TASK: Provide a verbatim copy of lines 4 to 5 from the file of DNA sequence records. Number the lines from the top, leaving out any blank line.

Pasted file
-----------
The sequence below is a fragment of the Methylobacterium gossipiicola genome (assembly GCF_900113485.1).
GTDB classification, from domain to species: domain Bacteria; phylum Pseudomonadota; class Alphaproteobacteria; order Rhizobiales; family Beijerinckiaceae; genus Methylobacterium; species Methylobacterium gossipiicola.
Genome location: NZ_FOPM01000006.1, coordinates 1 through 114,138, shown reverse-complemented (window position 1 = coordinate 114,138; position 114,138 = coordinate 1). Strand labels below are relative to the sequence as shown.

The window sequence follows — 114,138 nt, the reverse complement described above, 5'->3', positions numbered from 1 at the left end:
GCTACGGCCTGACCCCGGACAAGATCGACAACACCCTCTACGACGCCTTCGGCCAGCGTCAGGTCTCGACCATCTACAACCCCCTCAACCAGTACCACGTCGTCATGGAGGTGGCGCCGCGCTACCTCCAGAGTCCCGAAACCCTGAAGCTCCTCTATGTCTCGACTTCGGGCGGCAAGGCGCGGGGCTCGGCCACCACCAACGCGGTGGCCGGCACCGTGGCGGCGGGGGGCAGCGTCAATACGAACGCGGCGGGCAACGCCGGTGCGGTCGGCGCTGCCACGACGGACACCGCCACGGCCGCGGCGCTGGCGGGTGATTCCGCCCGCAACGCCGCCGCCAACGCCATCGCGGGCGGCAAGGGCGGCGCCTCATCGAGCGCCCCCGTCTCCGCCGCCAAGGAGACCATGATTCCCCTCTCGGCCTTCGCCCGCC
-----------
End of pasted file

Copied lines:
The window sequence follows — 114,138 nt, the reverse complement described above, 5'->3', positions numbered from 1 at the left end:
GCTACGGCCTGACCCCGGACAAGATCGACAACACCCTCTACGACGCCTTCGGCCAGCGTCAGGTCTCGACCATCTACAACCCCCTCAACCAGTACCACGTCGTCATGGAGGTGGCGCCGCGCTACCTCCAGAGTCCCGAAACCCTGAAGCTCCTCTATGTCTCGACTTCGGGCGGCAAGGCGCGGGGCTCGGCCACCACCAACGCGGTGGCCGGCACCGTGGCGGCGGGGGGCAGCGTCAATACGAACGCGGCGGGCAACGCCGGTGCGGTCGGCGCTGCCACGACGGACACCGCCACGGCCGCGGCGCTGGCGGGTGATTCCGCCCGCAACGCCGCCGCCAACGCCATCGCGGGCGGCAAGGGCGGCGCCTCATCGAGCGCCCCCGTCTCCGCCGCCAAGGAGACCATGATTCCCCTCTCGGCCTTCGCCCGCC